When you are betting on shale gas, watch the dealer’s eyes
When someone invites you to a party but leaves before dessert, it might be time to locate your own coat and hat. Such are the suspicions generated by Chesapeake Energy, which after selling numerous billion-dollar pieces of its vast shale gas holdings to the world’s largest energy companies has abruptly announced that it is drawing ...
When someone invites you to a party but leaves before dessert, it might be time to locate your own coat and hat. Such are the suspicions generated by Chesapeake Energy, which after selling numerous billion-dollar pieces of its vast shale gas holdings to the world's largest energy companies has abruptly announced that it is drawing down.
When someone invites you to a party but leaves before dessert, it might be time to locate your own coat and hat. Such are the suspicions generated by Chesapeake Energy, which after selling numerous billion-dollar pieces of its vast shale gas holdings to the world’s largest energy companies has abruptly announced that it is drawing down.
A Chesapeake-led rage in shale gas has gone on for some four years, ignited by advances in a drilling method called hydraulic fracturing. In the beginning, Oklahoma-based Chesapeake, run by a wildcatter named Aubrey McClendon, was among the most aggressive acquirers of shale gas leases in the United States. A Forbes writer described McClendon as perhaps "reckless," but also "charming" and "erudite," not to mention youthful, ingenious and even heroic. (At O&G, we have found McClendon temperamental and ideologically self-destructive to a degree that risked the entire shale-gas bonanza, but that’s just us.)
Altogether, drilling by Chesapeake and other companies has since then transformed the U.S. from a natural gas importer into a country so awash in gas that it may spend decades as an exporter. Russia has been rendered less secure in Europe, and China may shake things up further by opening up an even larger shale-gas frontier.
Along the way, Chesapeake has generously let later-comers into the game. Among McClendon’s deals, he got $3.6 billion from BP for a 25 percent stake of Chesapeake’s Fayetteville shale in Arkansas, and all of its Woodford Shale of Oklahoma’s Arkoma Basin. A year ago, McClendon got $4.75 billion for Chesapeake’s Fayetteville Shale holdings from Australian mining giant BHP Billiton. That was just after he did a $1.3 billion deal with China’s CNOOC for a piece of his company’s Niobrara Shale, straddling Colorado and Wyoming.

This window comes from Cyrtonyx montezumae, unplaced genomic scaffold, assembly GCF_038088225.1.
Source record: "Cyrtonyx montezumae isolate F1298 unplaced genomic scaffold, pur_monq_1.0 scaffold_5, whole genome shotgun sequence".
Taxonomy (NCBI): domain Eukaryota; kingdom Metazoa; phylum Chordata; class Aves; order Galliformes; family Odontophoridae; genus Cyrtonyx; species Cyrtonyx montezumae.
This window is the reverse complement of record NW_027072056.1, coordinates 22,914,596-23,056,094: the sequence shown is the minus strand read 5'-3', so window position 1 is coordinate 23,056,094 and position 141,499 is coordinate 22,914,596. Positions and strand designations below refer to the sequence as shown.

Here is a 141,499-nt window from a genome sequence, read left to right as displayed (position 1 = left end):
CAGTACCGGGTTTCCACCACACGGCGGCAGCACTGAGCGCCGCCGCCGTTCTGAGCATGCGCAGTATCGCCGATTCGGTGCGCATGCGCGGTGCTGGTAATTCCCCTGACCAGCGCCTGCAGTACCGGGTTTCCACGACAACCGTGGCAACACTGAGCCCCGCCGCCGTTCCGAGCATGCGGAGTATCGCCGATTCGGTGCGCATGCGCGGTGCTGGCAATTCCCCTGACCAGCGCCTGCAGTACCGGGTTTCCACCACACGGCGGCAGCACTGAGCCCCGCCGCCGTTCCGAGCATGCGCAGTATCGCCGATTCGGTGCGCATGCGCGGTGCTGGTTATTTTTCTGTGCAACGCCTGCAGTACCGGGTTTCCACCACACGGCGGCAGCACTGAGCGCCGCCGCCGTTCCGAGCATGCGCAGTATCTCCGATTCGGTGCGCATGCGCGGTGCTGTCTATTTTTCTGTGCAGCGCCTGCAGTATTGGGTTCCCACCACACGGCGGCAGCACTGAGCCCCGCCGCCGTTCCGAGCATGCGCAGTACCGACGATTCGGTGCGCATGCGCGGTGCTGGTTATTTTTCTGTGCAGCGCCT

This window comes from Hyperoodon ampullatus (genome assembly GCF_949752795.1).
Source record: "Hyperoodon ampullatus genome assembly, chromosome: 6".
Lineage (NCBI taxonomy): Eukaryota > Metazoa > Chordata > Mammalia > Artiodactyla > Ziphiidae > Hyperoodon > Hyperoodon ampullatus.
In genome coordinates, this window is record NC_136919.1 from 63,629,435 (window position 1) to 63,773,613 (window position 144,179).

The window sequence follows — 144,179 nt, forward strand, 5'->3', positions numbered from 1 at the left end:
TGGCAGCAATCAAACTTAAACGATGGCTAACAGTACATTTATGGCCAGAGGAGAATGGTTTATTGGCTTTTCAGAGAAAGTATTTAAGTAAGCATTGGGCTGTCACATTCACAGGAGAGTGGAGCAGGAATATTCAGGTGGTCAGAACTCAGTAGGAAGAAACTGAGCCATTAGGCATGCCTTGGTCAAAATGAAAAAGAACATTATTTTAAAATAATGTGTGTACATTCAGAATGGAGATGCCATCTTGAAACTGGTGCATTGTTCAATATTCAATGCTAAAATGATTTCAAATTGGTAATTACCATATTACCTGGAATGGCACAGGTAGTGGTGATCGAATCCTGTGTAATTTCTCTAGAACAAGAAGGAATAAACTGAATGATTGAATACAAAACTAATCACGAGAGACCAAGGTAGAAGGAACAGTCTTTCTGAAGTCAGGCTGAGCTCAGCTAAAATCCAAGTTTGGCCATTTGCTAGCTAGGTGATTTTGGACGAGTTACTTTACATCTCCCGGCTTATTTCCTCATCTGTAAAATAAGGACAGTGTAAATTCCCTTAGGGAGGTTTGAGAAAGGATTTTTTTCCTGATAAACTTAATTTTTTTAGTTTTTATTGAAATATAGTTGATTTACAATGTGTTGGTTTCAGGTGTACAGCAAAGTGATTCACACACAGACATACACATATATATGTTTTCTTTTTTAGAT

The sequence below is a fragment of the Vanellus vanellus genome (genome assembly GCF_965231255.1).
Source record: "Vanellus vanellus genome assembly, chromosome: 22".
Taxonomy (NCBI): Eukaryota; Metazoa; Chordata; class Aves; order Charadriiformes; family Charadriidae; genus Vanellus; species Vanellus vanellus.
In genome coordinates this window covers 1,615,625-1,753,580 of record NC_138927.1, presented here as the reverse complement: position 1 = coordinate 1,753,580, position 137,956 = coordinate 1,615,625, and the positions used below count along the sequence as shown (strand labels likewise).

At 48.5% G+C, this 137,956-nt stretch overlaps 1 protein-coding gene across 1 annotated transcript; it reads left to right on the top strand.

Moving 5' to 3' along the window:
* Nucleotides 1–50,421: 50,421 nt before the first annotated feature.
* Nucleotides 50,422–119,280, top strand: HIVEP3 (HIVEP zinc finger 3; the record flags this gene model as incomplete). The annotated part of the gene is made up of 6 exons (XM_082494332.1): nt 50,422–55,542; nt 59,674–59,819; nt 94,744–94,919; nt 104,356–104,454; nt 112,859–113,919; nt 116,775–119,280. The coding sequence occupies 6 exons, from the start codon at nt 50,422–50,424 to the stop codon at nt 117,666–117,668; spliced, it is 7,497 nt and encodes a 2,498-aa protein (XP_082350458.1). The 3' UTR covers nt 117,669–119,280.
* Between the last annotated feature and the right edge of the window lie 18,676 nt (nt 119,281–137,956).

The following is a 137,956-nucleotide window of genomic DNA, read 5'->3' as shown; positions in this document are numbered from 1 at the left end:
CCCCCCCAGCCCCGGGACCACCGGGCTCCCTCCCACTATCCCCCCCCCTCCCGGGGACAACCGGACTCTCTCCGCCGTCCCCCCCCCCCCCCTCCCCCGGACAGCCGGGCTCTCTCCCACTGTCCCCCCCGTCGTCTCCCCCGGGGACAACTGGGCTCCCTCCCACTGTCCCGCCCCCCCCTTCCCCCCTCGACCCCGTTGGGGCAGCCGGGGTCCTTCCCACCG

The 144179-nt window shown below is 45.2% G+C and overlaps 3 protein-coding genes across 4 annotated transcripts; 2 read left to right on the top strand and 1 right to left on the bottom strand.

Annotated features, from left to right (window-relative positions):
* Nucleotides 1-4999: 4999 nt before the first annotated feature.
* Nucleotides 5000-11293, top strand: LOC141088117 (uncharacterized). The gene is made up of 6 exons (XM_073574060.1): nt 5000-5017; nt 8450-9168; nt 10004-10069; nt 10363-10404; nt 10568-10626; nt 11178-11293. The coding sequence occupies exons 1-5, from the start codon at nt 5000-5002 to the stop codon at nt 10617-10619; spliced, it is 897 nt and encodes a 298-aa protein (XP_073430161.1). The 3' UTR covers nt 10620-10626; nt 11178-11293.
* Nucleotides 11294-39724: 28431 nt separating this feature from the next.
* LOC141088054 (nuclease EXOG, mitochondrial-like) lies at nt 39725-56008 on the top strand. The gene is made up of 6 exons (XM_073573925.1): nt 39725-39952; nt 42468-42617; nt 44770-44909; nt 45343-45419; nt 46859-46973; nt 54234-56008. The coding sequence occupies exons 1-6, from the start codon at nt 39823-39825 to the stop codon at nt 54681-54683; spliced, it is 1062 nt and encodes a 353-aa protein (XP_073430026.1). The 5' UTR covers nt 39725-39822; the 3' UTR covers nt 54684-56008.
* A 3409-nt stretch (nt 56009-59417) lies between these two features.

Four weeks ago, Chesapeake disclosed another blockbuster deal — a $2. 3 billion partnership with France’s Total for part of the company’s Utica Shale holdings in Ohio.
But last week, Chesapeake announced that the risk is too high. The shale-gas rush had resulted in the historical boom-bust bane of the oil patch — massive over-production, and a price collapse — and McClendon was moving on; oil, for example, was looking pretty good, the company said. In an amusing piece at the Financial Times, John Dizard, a long-time shale gas skeptic, quotes from Catch-22, and goes on to describe Chesapeake’s announcement:
The Wall Street maxim is that they never ring a bell at the top. However, on Jan. 23, Chesapeake Energy did ring a bell at the bottom. The undoubted leader of the shale gas revolution announced that it would reduce drilling expenditures this year by more than 70 per cent, curtail its gas production by 8 per cent, cut land buying by $2 billion, and allow uneconomic gas leases to expire.
ConocoPhillips followed quickly with its own gas-patch pullback.
These moves are valid. The history of John D. Rockefeller informs us that, when faced with fire-sale prices and no sign of an uptick, you either have to drive your competitors out of business, or reduce your own supply by closing down some operations. In a note to clients this morning, Bernstein Energy’s Bob Brackett suggests that low prices and the rush to get out of the market may ultimately present an excellent buying opportunity for cash-rich bargain-hunters.
One only notes that McClendon was not signaling his new religion as recently as a month ago, when he was helping himself to Total’s billions. According to calculations by Bloomberg’s Joe Carroll and Jim Polson (who relied on numbers provided by the consultants IHS Inc.), Total paid $15,000 an acre for the Chesapeake property, or "more than four times the average per-acre price from seven Utica shale transactions tracked by IHS from March 2011 to September 2011." This seemed like a bubble. The Jan. 18 Bloomberg piece quotes IHS analyst Sven Del Pozzo: "I don’t feel confident that the prices being paid now are justified. I’m wary."
Conoco CEO Jim Mulva has since gone on a promotional tour to get Americans to use more of the fuel. He is urging the Obama Administration to regulate lightly to encourage shale oil drilling. The rest of the industry is saying the same. This is late: Two years ago, the shale drilling industry declined an Obama Administration effort to make Big Gas part of its climate-change agenda, boosting the consumption of gas in order to lower the emissions of heat-trapping gases; industry players suggested that they wouldn’t cooperate with the White House because global warming doesn’t exist.
The White House effort collapsed. But not Aubrey McClendon’s shale swagger.
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